Payday Loans
Ida Lupino (1918-1995)

 

  1. Charlotte Henry, Alice in Wonderland, 1933.        Discovered at 14 by US director Allan Dwan on London’s West End stage, Lupino was brought to Hollywood by Paramount to be Lewis Carroll's heroine (Cary Grant was Mock Turtle, WC Fields was Humpty Dumpty) and promptly dropped in favour of Charlotte. She was selected from the usual “more than 7,000 applicants” (yeah, sure), including Marge Champion, Paulette Goddard, Betty Grable, Anne Shirley. And Sue Kellog, who became Henry’s stand-in - her one and only movie credit.  Lupino sat around earning $600 a week for doing nothing until getting out of her contract (and over polio) to be welcomed at Warners. Charlotte ended up in 1940s' B-movies, while Lupino rose as actress, scenarist, composer and one of Hollywood's pioneer women directors.
  2. Dorothy Wilson, The Milky Way, 1936.     Lupino was ill and replaced by, the one-time RKO secretary with the most unique contract in Hollywood history. It assured her return, if her option was dropped, to  the studio's secretarial pool!
  3. Joan Bennett, Man Hunt, 1940.       Bennett’s “English”accent was about as rank as Dick Van Dyke’s lousy Cockney in Mary Poippins in a (thankfully) short role - opposite Walter Pidgeon, fleeing Nazis in London after trying to kill Hitler in Bavaria, no less.  Also seen for Jerry were  Anne Baxter, Greer Garson, Virginia Gilmore, Gene Tierney. And Lupino, the only real Londoner on the short list.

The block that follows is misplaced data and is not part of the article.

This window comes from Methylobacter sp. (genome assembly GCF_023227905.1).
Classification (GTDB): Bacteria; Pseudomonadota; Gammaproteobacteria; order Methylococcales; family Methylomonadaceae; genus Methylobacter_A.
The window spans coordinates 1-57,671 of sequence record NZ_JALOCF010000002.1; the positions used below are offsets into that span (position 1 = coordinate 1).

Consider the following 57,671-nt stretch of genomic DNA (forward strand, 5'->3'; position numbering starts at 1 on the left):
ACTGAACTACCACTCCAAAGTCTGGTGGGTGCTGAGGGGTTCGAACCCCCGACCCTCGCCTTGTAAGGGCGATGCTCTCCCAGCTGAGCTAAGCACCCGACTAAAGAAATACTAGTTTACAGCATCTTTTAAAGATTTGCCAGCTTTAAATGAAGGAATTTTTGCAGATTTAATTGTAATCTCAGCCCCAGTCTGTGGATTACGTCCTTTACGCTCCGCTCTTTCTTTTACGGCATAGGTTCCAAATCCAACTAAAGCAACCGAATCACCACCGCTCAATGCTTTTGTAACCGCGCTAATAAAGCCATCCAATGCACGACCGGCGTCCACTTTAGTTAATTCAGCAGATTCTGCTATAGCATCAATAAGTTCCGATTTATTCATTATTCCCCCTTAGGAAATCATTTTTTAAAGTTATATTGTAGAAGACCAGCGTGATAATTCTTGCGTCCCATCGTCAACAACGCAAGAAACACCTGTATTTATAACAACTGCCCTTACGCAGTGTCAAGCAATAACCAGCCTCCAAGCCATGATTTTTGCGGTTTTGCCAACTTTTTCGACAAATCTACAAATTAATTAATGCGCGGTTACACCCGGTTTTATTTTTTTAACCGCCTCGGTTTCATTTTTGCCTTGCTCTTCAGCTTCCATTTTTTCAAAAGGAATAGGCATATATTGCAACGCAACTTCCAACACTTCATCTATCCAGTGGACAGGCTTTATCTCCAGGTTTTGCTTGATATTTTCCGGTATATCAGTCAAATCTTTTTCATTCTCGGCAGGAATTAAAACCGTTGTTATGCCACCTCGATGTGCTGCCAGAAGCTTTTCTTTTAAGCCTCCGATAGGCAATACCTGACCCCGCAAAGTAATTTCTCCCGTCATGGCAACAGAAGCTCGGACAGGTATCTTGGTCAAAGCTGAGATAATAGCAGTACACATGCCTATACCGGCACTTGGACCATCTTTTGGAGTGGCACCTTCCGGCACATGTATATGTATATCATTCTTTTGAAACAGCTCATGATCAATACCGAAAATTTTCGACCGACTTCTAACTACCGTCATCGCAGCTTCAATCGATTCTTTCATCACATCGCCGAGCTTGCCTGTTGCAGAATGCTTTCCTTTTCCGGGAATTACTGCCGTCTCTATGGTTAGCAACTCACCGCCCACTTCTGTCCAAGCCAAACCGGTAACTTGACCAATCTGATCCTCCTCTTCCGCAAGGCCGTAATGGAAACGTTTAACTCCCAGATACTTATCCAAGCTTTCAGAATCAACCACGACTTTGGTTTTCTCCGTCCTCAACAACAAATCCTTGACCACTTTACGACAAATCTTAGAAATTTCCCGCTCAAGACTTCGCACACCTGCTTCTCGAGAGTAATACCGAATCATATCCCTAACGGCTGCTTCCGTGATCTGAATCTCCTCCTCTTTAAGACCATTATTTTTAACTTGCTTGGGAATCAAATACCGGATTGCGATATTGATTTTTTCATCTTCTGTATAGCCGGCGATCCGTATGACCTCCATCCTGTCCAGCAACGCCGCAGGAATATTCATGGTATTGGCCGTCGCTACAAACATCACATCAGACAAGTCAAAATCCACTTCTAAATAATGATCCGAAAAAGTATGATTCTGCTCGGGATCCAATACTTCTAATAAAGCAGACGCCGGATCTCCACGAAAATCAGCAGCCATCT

4. Betty Field, King's  Row, 1941.        Producer Hal Wallis used "every possible argument" to convince her to be Cassie. Her agent Arthur Lyons said "she could not feel the part." Warners casting man Steve Trilling found the real truth.  "She didn't want  second billing to Ann Sheridan." No wonder she became a director! “I used to be the poor man’s Bette Davis. Now I’m the poor man’s Don Siegel.”
  5. Frances Farmer, Son of Fury: The Story of Benjamin Blake, 1941.        Isabel was a jinxed role in Tyrone Power’s  thud ’n’ blunder romp. Lupino was chosen, then pushed into Moontide, replaced by Maureen O'Hara, hit by appendicitis, subbed by Cobina Wright, struck down with strep throat. This, then, was Farmer’s last film before being wrongfully declared mentally incompetent and committed to various asylums and mental hospitals for seven years.  She then tended the  very parents who had committed her and came back, with six roles, mainly on TV, during 1958-1959. She died  from throat cancer in 1970.  Jessica Lange played her tragic life in Frances, 1981.
  6. Brenda Marshall, Captains of the Clouds, 1941.      Will you/won’t you be our Emily, asked Director Michael Curtiz. She wouldn’t. ’Twas a guys’ movie: Flynn, Gable, Brent, Massey. What chance did a gal have in a tribute to the RCAF: Royal Canadian Air Force…
  7. Ann Sheridan, Juke Girl, 1942.        By now, Wallis was pondering litigation over Ida’s complaints about her  roles.  As  Ann added her Oomph, Ida was loaned out for a year (including abortive Hollywood debut of French super star Jean Gabin) and never caught up with Joan Crawford, Bette Davis or  Ann Sheridan.